Judith Locke Overview

Judith Locke Overview

Dr Locke explained how her approach is the long-term approach to parenting; the aim is to grow good relationships between parents and their child/ren, as the most important aspect of parenting.

She spoke about parenting styles and parenting changes over the years.

Many key points were raised, and these are summarised as follows:

Some praise actually adds pressure on children.
  • And when a parent does the work for the child there is less expectation on the child.
Bonsai trees are protected and sheltered and will not grow without this, and they will not grow fully because of the way they are taken care of. They are:
  • Used for admiration,
  • Stuck in perfect conditions,
  • Not resilient, and
  • Presented to be perfect.
All trees need wind.
  • If your child is not facing challenge they will not grow stronger.
The impact on children:
  • When a parent does more, the child believes they can’t do it;
  • A child’s confidence is reduced; and
  • They don’t learn skills and become less capable. 
Children start to rely on parents for good feelings:
  • To make them happy and successful;
  • They undertake average or perform below effort but expect high praise;
  • Effort does not equal achievement;
  • Praise and attention become very addictive; and
  • To feed their need for reassurance (the same way social media does).
Feelings are over examined:
  • The more you focus on current feelings, the less you are tapping into long-term goals (for example, going to the gym, participating in music practice);
  • Daily moods are often discussed at length leading to too many compensatory actions by adults;
  • Adults make the child’s life better for them, rather than helping the child to help themselves; and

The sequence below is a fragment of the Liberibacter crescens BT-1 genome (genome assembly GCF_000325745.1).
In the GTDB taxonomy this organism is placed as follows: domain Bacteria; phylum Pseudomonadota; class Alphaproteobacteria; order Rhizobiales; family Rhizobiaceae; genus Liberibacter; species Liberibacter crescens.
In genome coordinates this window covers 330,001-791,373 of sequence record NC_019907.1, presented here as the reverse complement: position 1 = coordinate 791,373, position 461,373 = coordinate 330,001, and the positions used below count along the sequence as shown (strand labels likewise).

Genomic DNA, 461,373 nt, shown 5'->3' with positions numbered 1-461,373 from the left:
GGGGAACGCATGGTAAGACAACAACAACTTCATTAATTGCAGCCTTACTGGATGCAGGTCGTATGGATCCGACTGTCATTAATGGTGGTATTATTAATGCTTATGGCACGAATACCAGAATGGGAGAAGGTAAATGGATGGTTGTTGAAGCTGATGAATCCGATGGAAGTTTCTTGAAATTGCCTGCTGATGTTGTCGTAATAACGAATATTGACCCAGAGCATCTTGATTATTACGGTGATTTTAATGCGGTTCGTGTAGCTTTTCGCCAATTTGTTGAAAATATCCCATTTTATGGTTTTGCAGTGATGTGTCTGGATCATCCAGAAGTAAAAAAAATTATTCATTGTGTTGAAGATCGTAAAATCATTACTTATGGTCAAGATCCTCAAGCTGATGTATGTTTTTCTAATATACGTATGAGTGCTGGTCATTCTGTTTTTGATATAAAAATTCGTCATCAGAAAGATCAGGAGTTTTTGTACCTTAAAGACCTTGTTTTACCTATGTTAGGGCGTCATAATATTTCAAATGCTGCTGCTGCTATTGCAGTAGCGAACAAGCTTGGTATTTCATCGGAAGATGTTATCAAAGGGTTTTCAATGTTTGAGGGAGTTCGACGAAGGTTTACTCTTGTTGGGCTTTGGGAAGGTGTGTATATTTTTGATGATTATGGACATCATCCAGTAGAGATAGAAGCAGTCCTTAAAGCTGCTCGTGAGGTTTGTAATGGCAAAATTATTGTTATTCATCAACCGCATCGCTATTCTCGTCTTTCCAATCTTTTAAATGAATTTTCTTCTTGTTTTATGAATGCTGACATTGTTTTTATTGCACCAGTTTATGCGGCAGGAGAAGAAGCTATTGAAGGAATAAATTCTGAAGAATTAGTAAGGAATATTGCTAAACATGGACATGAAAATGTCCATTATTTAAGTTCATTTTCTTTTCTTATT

• The current mood becomes the problem, not self-esteem which will only develop through the difficulties a child experiences along the way. 
By making things easy for children they fail to learn:
  1. Resilience
  2. Self-Regulation
  3. Resourcefulness
  4. Respect
  5. Responsibility

NB All of these are far more important than any school results. 

In the Primary Years
  • Especially up to Y2, children typically want your attention and approval;
  • Beyond this they need to become more self-reliant…they need to individuate;
  • They use emotional manipulation ‘I don’t want Mummy to put me to bed, I want Daddy to’ ® they are getting a greater sense of power in their household;
Some strategies that might work now but not in the future, so:
  • Avoid managing the relationship;
  • Avoid distraction;
  • Avoid carrots;
Behaviours with limited effectiveness:
  • Relying on praise, time together, abundance, gifts;
  • Parent effort not child effort;
  • Responding to oversensitive children… they then become entitled; and
  • Apologising to a child gives them power.
Praise or attention do nothing for a child’s self-esteem:
  • Children become dependent on others’ responses;
  • Praise can start to be the goal;
  • Do not deny your child the truth (for example, at the end of a game: ‘that was not your best day’, ‘how do you think you went today’).
How to praise children:
  • Praise doing (trying hard) not being something (clever);
  • Give positive attention when siblings are getting on rather than focussing on when they are not (often siblings do not get on for attention);
  • Make the praise currency valuable, that is, don’t praise everything;
  • For younger children remember the poker machine effect (more noise and attention ® more gambling), the angrier or louder you get, the more attention they receive.
Channel your responses in 3 ways, so you are calm and you don’t over-react:
  • Stay silent or calm;
  • Be matter of fact; and
  • Be boring.
Emotional manipulation:
  • ‘I am so proud of you’, ‘You make me so sad’… makes you the centre of attention, and the reason they do something; NB don’t use personal pronouns.
Time spent with your child:
  • Brief frequent periods of time are generally better for all involved;
  • Teaches children to ‘gain and let go’;
  • Separated parents can result in 24/7 Disneyland, avoid this;
  • Only children may need competition for your attention, so make sure you have time to watch a grown-up show on television, or take time to read the newspaper by yourself; and
  • Grandparents - children can still have boundaries.
Ask your child 3 questions on the way home from school, if they don’t ask you one back:
  • Stop talking;
  • You have not yet taught them the art of conversation; and
  • Think of adult behaviour at a party: if you have asked someone 3 questions and they have not asked you one back, walk away.
Finding and solving problems is addictive – encourage children to be a part of the problem solving process:
  • This enhances your relationship; and